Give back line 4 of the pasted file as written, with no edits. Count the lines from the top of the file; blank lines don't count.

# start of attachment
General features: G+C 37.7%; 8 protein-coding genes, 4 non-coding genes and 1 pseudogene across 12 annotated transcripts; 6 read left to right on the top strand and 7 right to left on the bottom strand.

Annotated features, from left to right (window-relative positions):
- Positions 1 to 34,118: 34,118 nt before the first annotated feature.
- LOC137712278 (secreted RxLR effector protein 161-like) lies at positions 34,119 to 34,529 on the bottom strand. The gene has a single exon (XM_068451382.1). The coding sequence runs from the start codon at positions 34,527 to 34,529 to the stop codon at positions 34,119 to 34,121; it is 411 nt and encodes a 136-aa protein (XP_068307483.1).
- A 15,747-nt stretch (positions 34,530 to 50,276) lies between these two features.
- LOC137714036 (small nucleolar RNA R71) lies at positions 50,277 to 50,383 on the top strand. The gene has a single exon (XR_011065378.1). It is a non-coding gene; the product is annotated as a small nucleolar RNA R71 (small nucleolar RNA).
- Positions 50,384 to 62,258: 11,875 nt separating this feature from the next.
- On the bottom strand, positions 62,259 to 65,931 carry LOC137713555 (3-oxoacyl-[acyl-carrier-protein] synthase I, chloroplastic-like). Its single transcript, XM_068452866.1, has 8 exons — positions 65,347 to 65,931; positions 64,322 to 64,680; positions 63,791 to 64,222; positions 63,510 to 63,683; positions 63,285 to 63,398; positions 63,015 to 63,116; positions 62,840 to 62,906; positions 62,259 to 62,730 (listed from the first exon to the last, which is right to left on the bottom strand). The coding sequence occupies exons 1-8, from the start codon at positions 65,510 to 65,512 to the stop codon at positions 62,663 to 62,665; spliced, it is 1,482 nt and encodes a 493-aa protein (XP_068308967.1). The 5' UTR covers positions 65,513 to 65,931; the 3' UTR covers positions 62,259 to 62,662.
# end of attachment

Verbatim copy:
- LOC137712278 (secreted RxLR effector protein 161-like) lies at positions 34,119 to 34,529 on the bottom strand. The gene has a single exon (XM_068451382.1). The coding sequence runs from the start codon at positions 34,527 to 34,529 to the stop codon at positions 34,119 to 34,121; it is 411 nt and encodes a 136-aa protein (XP_068307483.1).